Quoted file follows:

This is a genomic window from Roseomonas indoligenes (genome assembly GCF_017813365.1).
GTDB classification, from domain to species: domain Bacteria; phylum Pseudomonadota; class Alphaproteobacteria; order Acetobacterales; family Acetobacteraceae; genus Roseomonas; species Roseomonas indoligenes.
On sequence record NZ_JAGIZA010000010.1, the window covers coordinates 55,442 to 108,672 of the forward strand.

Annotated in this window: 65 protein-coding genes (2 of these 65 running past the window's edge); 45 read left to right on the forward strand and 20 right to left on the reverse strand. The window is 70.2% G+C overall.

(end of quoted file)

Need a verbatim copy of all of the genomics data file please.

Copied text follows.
This is a genomic window from Roseomonas indoligenes (genome assembly GCF_017813365.1).
GTDB classification, from domain to species: domain Bacteria; phylum Pseudomonadota; class Alphaproteobacteria; order Acetobacterales; family Acetobacteraceae; genus Roseomonas; species Roseomonas indoligenes.
On sequence record NZ_JAGIZA010000010.1, the window covers coordinates 55,442 to 108,672 of the forward strand.

Annotated in this window: 65 protein-coding genes (2 of these 65 running past the window's edge); 45 read left to right on the forward strand and 20 right to left on the reverse strand. The window is 70.2% G+C overall.